Does the United States suffer from erectile dysfunction?
In a recent interview following a speech by U.S. Secretary of Defense Chuck Hagel, PLA General Zhu Chenghu, dean of China’s National Defense University, argued that the United States was simultaneously engaging in the dangerous escalation of disputes in the South and East China Seas, and also that it lacked the gumption to follow through on its commitments. Zhu argued “We can see from the situation in Ukraine this kind of ED [extended deployment] has become the male type of ED problem: erectile dysfunction.”
At the same time, Zhu emphasized the threatening nature of U.S. commitments: “If you look at what the U.S. is doing on China’s periphery — things such as reconnaissance, exercises, massive deployments, strengthening military alliances, taking sides on territorial disputes — these things are not good at all.”Enjoying this article? Click here to subscribe for full access. Just $5 a month.
This is an odd combination; on the one hand, Zhu is contending that the United States is a paper tiger, unwilling to meet its international commitments. On the other, he’s arguing that U.S. commitments are threatening, aggressive, and contributing to an unhealthy climate in East Asia. But if the U.S. is too weak to defend any of its commitments, how can it threaten China?
Arguably, a credibility gap could hurt U.S.-China relations in two ways. First, China could struggle to understand which commitments the United States actually stands behind, which could create a dangerous imbalance of perception. Second, U.S. allies could misunderstand the gap between U.S. rhetoric and U.S. resolve, and engage in provocative behavior with the expectation of U.S. support.
However, even this requires that someone believes U.S. rhetoric. In fact, the episode highlights just how tenuous accounts of state behavior focusing on “credibility” and “resolve” really are.
If we take General Zhu at his word, he believes that U.S. unwillingness to prevent the Russian occupation of Ukraine (a country to which the United States has made no formal security commitment) indicates that the United States will not abide by its formal security commitments to Pacific allies. There are, to be sure, some commonalities with recent events in the Pacific; the United States made no direct commitment to the security of Vietnam, and has done nothing to prevent China from deploying an oil rig in disputed waters.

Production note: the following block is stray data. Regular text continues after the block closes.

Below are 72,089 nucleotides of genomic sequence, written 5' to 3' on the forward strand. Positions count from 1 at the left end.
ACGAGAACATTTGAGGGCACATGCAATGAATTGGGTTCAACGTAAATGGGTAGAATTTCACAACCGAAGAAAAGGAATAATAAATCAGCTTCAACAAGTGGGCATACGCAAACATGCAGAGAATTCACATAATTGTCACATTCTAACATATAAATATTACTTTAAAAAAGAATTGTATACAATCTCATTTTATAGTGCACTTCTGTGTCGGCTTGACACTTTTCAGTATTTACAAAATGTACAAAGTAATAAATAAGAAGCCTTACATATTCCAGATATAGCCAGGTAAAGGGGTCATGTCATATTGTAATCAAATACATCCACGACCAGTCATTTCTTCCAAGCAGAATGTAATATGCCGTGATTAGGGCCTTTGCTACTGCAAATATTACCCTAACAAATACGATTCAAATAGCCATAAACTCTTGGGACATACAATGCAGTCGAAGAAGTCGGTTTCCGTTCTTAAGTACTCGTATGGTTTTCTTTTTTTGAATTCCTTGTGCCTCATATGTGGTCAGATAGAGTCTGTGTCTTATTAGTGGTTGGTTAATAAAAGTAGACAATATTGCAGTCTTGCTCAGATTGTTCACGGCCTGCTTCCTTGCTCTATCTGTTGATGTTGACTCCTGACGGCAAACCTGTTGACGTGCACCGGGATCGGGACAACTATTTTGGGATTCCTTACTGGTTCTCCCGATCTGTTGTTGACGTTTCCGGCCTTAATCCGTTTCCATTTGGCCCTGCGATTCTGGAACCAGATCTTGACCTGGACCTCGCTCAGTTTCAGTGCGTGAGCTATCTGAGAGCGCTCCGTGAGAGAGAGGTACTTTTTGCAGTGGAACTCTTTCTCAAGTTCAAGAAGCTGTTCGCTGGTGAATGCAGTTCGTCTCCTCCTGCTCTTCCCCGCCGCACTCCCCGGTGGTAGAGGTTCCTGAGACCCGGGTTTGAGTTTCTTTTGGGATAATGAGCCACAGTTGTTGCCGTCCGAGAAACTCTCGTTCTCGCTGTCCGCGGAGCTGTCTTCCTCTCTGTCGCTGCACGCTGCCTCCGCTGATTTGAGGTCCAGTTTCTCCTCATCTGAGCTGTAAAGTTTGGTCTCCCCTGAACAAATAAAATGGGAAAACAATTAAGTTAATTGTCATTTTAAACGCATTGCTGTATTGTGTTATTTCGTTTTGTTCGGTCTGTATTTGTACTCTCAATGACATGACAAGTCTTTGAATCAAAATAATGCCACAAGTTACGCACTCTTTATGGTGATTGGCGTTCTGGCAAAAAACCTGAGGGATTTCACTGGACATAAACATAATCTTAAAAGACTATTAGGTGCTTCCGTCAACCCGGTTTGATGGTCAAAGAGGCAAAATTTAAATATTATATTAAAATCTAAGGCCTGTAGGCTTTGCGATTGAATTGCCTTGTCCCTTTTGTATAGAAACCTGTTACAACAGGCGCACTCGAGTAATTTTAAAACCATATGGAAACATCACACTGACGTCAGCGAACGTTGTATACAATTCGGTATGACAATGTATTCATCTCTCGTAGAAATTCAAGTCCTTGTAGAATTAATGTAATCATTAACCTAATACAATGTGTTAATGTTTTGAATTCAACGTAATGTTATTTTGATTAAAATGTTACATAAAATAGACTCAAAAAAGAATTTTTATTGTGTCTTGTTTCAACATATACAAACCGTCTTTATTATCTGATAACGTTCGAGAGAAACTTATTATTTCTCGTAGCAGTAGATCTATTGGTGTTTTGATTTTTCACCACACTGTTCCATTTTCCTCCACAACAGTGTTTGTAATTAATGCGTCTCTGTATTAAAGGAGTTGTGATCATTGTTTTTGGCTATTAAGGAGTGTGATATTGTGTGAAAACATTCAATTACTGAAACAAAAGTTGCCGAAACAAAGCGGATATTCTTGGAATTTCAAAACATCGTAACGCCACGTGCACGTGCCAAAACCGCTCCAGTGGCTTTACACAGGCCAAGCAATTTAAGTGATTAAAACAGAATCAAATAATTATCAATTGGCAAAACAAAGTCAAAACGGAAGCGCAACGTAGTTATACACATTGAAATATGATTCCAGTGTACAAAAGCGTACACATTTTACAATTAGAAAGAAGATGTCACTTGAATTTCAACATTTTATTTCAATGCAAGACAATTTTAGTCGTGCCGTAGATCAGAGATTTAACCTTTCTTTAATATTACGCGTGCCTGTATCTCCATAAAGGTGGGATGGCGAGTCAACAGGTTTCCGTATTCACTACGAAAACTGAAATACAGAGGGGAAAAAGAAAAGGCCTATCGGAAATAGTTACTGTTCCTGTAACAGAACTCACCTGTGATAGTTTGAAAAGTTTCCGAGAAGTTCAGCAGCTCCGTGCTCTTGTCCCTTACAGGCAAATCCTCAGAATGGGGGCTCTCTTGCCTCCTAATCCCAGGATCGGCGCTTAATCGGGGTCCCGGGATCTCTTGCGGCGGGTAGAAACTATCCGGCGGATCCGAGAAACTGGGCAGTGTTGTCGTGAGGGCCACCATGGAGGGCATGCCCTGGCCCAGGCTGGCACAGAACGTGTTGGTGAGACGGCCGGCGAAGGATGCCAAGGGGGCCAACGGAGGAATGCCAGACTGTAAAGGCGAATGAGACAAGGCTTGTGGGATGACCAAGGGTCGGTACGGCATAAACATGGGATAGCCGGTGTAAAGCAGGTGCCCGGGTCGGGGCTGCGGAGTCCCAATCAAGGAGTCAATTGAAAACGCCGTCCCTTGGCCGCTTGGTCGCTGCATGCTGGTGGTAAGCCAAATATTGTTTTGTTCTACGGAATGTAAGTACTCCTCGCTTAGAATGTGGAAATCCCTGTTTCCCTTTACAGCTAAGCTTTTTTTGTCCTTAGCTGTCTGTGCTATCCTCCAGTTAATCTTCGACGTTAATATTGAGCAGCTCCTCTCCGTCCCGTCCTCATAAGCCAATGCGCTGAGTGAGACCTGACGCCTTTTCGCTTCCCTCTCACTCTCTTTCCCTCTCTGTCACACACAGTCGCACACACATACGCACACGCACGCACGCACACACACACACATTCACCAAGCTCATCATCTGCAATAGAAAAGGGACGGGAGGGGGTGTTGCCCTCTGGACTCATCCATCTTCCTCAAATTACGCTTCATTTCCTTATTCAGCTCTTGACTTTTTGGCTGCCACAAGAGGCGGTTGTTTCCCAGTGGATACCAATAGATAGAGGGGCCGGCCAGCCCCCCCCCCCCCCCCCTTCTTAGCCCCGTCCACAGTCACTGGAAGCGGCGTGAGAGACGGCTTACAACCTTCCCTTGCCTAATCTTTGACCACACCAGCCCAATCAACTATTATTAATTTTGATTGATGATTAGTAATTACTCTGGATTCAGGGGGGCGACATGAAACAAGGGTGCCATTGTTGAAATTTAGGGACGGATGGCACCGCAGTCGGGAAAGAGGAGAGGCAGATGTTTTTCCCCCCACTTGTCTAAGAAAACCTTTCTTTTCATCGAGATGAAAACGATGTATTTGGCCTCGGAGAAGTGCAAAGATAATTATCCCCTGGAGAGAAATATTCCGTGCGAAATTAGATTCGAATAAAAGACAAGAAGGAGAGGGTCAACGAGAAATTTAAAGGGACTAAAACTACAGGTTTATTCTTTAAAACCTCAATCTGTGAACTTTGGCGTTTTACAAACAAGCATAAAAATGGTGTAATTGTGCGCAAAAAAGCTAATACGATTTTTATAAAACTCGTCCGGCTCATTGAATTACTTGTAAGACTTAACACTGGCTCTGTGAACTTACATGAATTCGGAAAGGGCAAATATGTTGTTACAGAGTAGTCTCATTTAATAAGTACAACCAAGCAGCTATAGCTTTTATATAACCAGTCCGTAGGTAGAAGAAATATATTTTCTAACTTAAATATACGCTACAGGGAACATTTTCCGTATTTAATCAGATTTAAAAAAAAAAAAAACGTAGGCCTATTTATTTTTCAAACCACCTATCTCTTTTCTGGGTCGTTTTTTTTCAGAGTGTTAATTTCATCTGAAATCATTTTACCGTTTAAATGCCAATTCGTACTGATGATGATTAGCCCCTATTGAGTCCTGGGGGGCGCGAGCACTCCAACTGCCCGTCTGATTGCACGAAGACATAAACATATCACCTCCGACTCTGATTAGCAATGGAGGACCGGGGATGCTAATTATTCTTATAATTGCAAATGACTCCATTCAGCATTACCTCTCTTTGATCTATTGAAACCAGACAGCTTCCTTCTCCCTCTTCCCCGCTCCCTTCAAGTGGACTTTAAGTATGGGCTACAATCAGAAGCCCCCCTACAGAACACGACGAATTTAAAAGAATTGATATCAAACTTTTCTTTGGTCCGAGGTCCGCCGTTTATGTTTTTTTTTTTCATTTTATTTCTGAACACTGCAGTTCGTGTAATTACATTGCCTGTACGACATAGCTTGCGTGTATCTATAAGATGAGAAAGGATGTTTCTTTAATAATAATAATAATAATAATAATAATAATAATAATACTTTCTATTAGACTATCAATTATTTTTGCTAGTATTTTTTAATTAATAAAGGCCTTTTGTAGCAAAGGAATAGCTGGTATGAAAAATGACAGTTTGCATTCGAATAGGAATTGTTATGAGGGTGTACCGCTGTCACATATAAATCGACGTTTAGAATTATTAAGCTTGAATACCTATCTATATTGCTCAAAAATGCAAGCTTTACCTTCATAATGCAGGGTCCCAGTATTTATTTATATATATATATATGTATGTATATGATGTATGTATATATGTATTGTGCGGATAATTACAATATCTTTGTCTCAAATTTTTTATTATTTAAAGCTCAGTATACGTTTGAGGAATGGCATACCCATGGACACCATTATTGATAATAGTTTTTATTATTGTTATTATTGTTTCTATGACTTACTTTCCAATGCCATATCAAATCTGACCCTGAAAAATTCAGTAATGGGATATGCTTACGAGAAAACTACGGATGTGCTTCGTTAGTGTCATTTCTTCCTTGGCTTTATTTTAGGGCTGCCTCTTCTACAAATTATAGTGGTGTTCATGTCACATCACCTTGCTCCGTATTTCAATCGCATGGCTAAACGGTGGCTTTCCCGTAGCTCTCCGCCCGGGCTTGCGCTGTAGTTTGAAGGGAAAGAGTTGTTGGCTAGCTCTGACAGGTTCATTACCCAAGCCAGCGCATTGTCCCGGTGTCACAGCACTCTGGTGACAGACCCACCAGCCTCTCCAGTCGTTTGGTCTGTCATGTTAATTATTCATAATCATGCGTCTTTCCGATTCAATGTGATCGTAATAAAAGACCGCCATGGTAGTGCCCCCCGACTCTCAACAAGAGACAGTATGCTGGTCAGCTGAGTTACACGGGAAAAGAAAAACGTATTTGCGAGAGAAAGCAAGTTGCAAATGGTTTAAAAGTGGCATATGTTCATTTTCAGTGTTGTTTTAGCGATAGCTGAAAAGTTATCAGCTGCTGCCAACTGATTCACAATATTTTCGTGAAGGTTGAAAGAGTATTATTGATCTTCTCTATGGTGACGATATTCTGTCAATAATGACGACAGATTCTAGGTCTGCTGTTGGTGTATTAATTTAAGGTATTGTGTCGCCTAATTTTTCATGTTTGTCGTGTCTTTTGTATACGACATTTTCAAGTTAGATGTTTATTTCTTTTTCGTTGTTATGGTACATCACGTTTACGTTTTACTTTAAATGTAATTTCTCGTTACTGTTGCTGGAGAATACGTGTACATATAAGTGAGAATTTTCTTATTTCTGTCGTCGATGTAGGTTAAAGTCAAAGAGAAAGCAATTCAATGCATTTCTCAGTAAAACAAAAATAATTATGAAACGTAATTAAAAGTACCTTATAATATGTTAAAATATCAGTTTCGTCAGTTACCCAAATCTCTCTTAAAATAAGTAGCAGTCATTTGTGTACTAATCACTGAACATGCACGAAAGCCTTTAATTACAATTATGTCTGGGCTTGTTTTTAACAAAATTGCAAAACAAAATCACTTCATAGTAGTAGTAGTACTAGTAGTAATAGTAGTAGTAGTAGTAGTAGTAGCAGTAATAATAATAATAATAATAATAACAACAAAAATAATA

We might draw the lesson that the United States does not go to war in order to defend countries that it has no formal obligation to defend. Instead, lazy pundits (and General Zhu) have been quick to assert that the U.S. failure to intervene in both cases somehow means that American “credibility” is at stake. There is apparently no event in world politics that cannot negatively impact U.S. credibility.
Strangely enough, international relations scholars are overwhelmingly negative on the idea that “resolve” matters for allies and enemies. The biggest question with respect to the “credibility fairy” is why journalists, pundits, and policymakers continue to believe its efficacy despite a lack of evidence that credibility and reputation matter for international politics. The most obvious answer is that complaints about credibility are easy to make, and require little in the way of substantive knowledge of the subject matter of particular disputes. And, as the example of General Zhu implies, the concepts of credibility and resolve may go to the heart of “tough,” “vigorous” and even “masculine” national identity.
Before reaching for the foreign policy Viagra, policymakers would be best advised to give some thought as to whether an aggressive move builds a reputation for credibility, or just for premature… excitement.